The BBC's comms shop is having a morning. Well, it was, when it was morning in Greenwich Mean Time.
Statement on interview with Alan Dershowitzpic.twitter.com/MlXkqdJI8u— BBC News Press Team (@BBC News Press Team) 1640861529
Yeahhhhhhh. In case your browser isn't rendering it, the Beeb would like you to know that "Last night's interview with Alan Dershowitz after the Ghislaine Maxwell verdict did not meet the BBC's editorial standards, as Mr Dershowitz was not a suitable person to interview as an impartial analyst, and we did not make the relevant background clear to our audience."
Is Google still drunk from Boxing Day as is the custom (we are told) in Her Majesty's sacred realm?
Here's how this clusterfuck went down after a jury returned a guilty verdict on five of six counts in the Ghislaine Maxwell trial:
BBC interview Alan Dershowitz over Ghislaine Maxwell - a new low BBC, a new low.pic.twitter.com/dapu03gkAl— Steve E Ennever (@Steve E Ennever) 1640818852
Harvard Law's most embarrassing emeritus professor summed up the Maxwell verdict thusly:
Well, I think the most important thing, particularly for British viewers, is that the government was very careful who it used as witnesses. It did not use as a witness the woman who accused Prince Andrew, accused me, accused many other people, because the government didn't believe she was telling the truth. In fact she, Virginia Giuffre, was mentioned in the trial as somebody who brought young people to Epstein for him to abuse. And so this case does nothing at all to strengthen in any way the case against Prince Andrew. Indeed it weakens the case against Prince Andrew considerably because the government was very selective in who it used. It used only witnesses who they believed were credible, and they deliberately didn't use the main witness, the woman who started the whole investigation, Virginia Giuffre, because ultimately they didn't believe she was telling the truth. They didn't believe that a jury would believe her, and they were right in doing so. So it was very smart on the part of the government.
The most important thing to know is that Virginia Giuffre, who accused Prof. Dershowitz and Prince Andrew of raping her when she was a child, was not called to testify, which means that the government called her a lying liar who lies, according to the rules of evidence Dersh invented in his head when he went off the deep end.
Kinda seems like the BBC bookers coulda done a smidge more research before they put Ol' Dersh on the air to comment on the Maxwell trial. Maybe it's not appropriate to have Jeffrey Epstein's former lawyer, who participated in wangling him a slap on the wrist in 2008 after he was investigated for raping multiple children in Florida, commenting on his alleged accomplice's prosecution for the same conduct? Could be that they should have mentioned that Dersh was accused of assault by Giuffre and Sarah Ransome, another one of Epstein's alleged victims? Or that Giuffre sued Dershowitz for defamation? Or that the lawyer has been engaged in trench warfare with Giuffre's former lawyer David Boies? Or that he wrote an entire book purporting to Zapruder Epstein's flight logs to prove that he was never on Epstein's island with Giuffre? Or that he's currently suing Netflix for tortious editing because it failed to air all eleventy-seven hours of his ranting about Giuffre in a documentary on the case?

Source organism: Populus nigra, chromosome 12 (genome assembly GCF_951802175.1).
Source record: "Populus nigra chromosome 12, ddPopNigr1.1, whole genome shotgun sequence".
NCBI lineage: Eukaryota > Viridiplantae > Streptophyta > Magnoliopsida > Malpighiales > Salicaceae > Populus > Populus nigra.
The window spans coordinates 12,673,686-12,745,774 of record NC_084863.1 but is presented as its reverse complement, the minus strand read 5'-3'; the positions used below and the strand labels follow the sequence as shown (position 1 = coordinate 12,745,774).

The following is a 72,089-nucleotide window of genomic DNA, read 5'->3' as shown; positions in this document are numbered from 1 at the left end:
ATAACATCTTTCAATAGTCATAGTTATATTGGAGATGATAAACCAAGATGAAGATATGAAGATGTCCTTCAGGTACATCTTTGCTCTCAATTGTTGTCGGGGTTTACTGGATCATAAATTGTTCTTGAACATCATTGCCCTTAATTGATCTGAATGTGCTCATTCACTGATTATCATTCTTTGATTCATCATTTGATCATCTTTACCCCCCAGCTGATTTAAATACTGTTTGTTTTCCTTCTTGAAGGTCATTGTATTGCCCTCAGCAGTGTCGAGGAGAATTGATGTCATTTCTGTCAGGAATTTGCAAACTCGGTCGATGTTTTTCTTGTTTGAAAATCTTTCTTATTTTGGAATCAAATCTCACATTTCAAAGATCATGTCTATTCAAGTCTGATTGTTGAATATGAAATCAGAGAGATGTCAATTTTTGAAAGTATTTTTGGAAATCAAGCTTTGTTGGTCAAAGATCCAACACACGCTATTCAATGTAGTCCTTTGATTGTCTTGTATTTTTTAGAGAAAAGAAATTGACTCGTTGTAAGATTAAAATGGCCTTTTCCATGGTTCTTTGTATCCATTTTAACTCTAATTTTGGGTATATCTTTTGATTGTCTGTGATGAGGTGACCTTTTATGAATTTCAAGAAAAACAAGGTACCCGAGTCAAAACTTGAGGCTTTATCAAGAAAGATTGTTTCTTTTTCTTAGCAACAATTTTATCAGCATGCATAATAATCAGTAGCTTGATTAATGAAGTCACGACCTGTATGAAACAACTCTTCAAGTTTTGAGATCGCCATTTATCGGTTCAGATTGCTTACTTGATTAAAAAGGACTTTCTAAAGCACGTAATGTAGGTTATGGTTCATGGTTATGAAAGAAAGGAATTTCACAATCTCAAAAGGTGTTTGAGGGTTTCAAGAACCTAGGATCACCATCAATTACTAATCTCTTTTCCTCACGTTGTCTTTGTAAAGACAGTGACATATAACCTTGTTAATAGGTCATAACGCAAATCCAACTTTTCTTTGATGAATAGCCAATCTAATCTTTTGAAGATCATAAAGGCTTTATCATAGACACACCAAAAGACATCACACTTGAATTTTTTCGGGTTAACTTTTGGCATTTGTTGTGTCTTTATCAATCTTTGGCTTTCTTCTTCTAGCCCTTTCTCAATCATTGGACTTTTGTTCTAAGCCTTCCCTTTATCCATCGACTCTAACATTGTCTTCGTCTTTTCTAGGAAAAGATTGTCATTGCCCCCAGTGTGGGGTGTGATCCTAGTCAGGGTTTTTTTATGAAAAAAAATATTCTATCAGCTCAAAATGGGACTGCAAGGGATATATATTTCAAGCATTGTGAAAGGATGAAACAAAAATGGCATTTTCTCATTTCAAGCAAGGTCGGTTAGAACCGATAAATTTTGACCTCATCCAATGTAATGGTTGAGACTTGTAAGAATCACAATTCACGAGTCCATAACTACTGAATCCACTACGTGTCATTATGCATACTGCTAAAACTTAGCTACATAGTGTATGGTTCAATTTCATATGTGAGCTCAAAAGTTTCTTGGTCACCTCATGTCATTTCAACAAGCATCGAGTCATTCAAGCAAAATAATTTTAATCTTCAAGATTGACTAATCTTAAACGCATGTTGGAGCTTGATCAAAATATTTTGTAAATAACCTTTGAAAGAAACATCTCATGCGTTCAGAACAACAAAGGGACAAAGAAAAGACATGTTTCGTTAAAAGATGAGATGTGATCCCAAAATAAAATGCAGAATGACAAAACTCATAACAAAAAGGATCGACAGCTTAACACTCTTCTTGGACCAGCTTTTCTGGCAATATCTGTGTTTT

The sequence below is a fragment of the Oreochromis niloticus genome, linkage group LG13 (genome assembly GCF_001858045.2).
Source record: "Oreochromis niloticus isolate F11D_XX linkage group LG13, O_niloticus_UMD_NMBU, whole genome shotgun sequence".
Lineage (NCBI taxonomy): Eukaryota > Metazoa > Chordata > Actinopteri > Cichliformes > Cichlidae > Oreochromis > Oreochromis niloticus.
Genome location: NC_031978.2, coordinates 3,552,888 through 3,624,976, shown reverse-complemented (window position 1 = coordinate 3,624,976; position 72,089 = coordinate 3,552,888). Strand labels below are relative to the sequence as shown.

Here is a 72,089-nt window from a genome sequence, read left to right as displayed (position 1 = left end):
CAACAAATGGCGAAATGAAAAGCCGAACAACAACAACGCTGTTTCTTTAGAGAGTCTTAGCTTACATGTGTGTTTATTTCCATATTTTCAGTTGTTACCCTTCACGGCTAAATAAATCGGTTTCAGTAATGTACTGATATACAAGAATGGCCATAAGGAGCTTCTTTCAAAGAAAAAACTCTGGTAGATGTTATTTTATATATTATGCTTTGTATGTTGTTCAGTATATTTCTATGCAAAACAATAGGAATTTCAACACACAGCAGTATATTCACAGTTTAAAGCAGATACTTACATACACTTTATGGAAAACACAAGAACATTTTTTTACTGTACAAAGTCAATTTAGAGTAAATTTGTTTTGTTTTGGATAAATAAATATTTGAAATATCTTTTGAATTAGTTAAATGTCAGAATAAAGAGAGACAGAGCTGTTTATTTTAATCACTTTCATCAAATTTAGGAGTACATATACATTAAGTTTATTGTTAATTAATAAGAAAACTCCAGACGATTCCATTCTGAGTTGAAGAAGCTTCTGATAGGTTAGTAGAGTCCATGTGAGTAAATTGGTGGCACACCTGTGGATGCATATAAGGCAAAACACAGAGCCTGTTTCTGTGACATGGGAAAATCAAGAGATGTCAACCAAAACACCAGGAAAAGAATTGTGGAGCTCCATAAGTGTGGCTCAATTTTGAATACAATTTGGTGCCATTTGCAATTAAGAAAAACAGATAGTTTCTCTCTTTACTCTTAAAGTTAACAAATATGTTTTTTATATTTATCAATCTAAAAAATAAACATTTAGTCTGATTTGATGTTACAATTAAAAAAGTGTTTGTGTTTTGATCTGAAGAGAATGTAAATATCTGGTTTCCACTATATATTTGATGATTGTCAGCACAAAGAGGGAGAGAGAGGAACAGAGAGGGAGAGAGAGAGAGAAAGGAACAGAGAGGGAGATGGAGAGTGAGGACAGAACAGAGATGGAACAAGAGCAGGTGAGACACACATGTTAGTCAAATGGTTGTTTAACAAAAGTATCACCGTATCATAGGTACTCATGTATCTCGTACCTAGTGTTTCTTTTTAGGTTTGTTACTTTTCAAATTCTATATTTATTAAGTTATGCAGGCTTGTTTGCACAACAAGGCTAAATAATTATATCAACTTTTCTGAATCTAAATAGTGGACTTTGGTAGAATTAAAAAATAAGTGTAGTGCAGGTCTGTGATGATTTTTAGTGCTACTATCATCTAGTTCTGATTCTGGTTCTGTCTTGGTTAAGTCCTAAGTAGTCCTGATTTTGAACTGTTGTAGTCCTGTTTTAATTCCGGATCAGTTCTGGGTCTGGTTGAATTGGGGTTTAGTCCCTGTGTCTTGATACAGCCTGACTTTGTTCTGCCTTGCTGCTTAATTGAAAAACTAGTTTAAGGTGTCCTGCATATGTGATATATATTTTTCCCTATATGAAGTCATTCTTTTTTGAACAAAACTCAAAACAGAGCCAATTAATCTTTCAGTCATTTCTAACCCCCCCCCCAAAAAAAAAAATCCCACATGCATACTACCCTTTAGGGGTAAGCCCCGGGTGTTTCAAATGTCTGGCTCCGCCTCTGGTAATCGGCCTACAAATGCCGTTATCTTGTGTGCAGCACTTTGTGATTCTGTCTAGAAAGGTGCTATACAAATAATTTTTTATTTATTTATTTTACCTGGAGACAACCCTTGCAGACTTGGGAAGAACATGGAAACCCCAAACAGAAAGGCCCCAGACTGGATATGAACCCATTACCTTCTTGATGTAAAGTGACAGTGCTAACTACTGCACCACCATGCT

Or, most importantly, that he did get a massage at Epstein's house, but it was from a gross old lady and HE KEPT HIS PANTIES ON, DAMMIT because he and his wife have a "perfect, perfect sex life" and he has no need to go elsewhere, you perverts!
Naturally, Dersh thinks there's nothing wrong with having him on to discuss the Maxwell case.
"I commented on the prosecution’s wise decision not to use her as a witness because of her lack of credibility. The media has repeatedly interviewed victims of Epstein’s abuse," he huffed on Twitter. "It is entirely appropriate for the media to interview victims of Giuffre’s false accusations as long as there is full disclosure and no one is misled."
Which may or may not be true as a matter of journalistic best practices, but is entirely irrelevant since there was no disclosure here at all. As Above the Law's Joe Patrice points out, the bookers probably had a limited Rolodex of American law talkers, and they appear to have put Dersh on the air without giving it another thought.
Or, as the BBC promises, "We will look into how this happened."
Yeah, Guv, get right on that.
Follow Liz Dye on Twitter!
Click the widget to keep your Wonkette ad-free and feisty. And if you're ordering from Amazon, use this link, because reasons.